The Wall Street Journal reported on Tuesday that the electronics retailer RadioShack will soon close approximately 500 of its nearly 4,500 stores while advisers restructure the company’s image. Although the Journal’s Suzanne Vranica says people familiar with the process did not reveal exactly which stores will close, the shuttering of doors is reportedly not unheard of during company transformations such as this.
Much of the public became aware of RadioShack’s plan to polish its image after seeing its Super Bowl commercial in which several 1980’s-era figures raid a retail store after a clerk exclaims, “The 80s called. They want their store back.” During the raid, figures such as Hulk Hogan, Erik Estrada, and Alf steal the store’s merchandise, leaving its shelves bare.
Vranica says RadioShack obtained $835 million in October from a GE Capital group. The money, originally used to refinance $625 million in debt, will help the company work through the restructuring process. Overall, the retailer reportedly is working toward becoming a destination for entertainment gadgets.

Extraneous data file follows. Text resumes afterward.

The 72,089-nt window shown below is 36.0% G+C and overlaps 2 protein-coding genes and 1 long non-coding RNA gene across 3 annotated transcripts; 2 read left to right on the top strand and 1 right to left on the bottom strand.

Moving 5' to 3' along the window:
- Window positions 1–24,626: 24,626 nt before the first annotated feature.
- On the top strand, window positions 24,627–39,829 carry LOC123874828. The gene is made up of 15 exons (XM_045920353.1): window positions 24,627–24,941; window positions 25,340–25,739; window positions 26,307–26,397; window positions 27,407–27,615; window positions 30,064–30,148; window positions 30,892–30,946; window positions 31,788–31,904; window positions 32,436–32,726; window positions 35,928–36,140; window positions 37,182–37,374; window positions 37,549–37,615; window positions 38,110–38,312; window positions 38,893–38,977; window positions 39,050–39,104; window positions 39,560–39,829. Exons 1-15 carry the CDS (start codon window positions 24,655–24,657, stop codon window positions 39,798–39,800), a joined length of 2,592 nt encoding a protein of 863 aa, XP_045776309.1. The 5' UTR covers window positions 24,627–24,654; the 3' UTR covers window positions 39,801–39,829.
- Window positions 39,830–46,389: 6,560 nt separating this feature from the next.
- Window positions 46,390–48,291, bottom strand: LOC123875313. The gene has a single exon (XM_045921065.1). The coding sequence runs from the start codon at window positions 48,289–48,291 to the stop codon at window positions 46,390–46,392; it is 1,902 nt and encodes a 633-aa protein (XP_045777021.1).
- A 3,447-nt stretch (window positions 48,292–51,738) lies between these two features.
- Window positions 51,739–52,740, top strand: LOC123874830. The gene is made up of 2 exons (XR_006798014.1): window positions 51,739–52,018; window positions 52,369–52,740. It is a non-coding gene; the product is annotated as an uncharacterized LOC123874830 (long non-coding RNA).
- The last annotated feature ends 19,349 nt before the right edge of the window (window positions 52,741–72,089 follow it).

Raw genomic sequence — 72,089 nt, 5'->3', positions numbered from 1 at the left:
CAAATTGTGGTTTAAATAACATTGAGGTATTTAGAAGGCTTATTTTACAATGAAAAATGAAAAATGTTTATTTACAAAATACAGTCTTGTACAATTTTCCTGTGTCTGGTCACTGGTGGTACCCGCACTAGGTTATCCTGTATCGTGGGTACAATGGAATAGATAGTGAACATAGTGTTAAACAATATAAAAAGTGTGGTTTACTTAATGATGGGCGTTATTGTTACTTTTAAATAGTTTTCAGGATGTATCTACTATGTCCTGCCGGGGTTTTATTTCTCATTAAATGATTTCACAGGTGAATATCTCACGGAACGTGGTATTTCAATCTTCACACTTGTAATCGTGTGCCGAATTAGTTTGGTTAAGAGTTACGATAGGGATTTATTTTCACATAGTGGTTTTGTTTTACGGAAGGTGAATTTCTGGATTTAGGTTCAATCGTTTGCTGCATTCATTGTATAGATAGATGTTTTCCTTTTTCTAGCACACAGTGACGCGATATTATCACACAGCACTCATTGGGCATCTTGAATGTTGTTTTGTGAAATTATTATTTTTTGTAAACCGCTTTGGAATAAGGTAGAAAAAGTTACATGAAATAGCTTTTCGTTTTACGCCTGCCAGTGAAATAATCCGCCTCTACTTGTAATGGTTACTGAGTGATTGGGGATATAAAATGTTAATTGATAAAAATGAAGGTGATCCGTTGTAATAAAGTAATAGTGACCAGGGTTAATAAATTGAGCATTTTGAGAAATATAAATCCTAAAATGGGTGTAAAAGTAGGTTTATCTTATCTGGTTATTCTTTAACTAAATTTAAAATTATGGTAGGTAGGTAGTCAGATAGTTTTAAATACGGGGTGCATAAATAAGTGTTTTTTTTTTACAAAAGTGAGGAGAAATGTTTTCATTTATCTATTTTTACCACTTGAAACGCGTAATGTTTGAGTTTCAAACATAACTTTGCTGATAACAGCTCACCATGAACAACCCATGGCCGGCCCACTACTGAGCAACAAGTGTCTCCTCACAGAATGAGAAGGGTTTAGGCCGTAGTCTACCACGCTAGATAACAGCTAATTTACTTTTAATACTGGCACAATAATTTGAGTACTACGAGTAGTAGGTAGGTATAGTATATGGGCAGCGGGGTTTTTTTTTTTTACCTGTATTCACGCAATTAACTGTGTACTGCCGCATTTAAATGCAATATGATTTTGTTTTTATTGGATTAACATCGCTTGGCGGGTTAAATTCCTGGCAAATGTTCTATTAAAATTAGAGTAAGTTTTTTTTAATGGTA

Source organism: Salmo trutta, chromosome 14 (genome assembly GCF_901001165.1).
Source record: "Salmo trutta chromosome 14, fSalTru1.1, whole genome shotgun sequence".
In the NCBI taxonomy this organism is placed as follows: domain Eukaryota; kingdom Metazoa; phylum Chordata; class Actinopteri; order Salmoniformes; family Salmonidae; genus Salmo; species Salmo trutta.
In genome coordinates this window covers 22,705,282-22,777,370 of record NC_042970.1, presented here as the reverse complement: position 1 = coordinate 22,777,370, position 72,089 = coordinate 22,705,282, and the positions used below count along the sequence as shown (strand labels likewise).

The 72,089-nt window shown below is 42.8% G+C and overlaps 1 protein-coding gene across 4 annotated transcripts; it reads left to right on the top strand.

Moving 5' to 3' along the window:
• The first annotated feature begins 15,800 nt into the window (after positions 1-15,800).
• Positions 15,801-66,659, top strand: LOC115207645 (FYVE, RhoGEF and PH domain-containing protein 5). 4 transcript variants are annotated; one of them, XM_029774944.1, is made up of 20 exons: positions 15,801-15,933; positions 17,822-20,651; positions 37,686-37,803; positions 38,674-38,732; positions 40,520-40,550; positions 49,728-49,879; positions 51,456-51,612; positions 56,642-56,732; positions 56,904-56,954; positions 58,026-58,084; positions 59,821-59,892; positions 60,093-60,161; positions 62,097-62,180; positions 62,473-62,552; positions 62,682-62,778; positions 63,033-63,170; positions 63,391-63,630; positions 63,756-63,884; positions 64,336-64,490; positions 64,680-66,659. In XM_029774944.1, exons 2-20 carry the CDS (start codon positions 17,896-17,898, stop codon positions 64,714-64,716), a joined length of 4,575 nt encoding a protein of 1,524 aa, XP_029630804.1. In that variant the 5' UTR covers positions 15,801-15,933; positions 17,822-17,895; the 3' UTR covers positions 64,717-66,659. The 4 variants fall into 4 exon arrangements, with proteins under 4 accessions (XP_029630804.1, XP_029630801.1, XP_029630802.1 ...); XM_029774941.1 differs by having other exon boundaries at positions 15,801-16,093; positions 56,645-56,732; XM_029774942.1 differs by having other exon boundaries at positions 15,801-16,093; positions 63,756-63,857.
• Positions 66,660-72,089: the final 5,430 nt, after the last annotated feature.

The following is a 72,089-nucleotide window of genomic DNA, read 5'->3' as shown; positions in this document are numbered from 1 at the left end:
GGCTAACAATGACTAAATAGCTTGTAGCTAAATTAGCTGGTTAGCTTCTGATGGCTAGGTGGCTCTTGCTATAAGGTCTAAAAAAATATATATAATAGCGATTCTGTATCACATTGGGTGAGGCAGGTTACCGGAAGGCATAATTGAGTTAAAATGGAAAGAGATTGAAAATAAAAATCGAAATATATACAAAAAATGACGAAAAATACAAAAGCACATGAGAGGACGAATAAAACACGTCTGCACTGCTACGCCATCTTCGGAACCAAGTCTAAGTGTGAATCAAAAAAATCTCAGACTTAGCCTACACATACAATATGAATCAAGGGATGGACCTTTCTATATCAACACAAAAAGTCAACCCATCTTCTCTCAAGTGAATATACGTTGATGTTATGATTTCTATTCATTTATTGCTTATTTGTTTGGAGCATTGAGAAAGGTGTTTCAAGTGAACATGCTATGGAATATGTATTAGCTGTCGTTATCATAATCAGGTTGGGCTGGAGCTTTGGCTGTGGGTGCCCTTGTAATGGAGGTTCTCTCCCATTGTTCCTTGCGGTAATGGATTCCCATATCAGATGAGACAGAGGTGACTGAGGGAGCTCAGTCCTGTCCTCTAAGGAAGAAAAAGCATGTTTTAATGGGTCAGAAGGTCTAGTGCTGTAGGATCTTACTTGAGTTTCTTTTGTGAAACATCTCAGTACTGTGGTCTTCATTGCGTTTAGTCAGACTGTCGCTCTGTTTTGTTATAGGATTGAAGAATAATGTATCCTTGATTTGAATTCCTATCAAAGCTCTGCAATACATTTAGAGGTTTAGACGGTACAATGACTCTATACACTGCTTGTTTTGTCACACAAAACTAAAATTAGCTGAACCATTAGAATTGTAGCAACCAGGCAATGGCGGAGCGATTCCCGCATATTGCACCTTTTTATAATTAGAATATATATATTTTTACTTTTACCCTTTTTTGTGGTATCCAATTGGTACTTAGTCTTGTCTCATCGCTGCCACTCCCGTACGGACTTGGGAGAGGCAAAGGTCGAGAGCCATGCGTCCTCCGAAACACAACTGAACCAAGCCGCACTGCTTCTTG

RadioShack’s commercial ends with a quick display of a future retail location with stereo headphones, smartphones, and televisions on display. One customer appears to use his smartphone to turn on a desk lamp.
According to Jayne O’Donnell at USA Today, holiday sales in 2013 displayed mixed results for many retailers across the country. She says that, although the National Retail Federation reported an increase in last year’s retail sales by 3.8 percent in November and December (excluding automobile, gas station, and restaurant sales), Retail Metrics President Ken Perkins said 25 of 29 retailers showed holiday losses during a recent study by his stock analysis company. He said sales were negatively affected by a shorter shopping season, significant discounts, and less must-have items.
With all these factors in play, Vranica says, the competition during the season may have lessened RadioShack’s expected amount of foot traffic and revenue. She says John W. Feray will begin working this week as the company’s new CFO, replacing interim CFO Holly Etlin who will continue to work with the company to develop its new image.
Image courtesy of Davidcaballero864 via Wikimedia Commons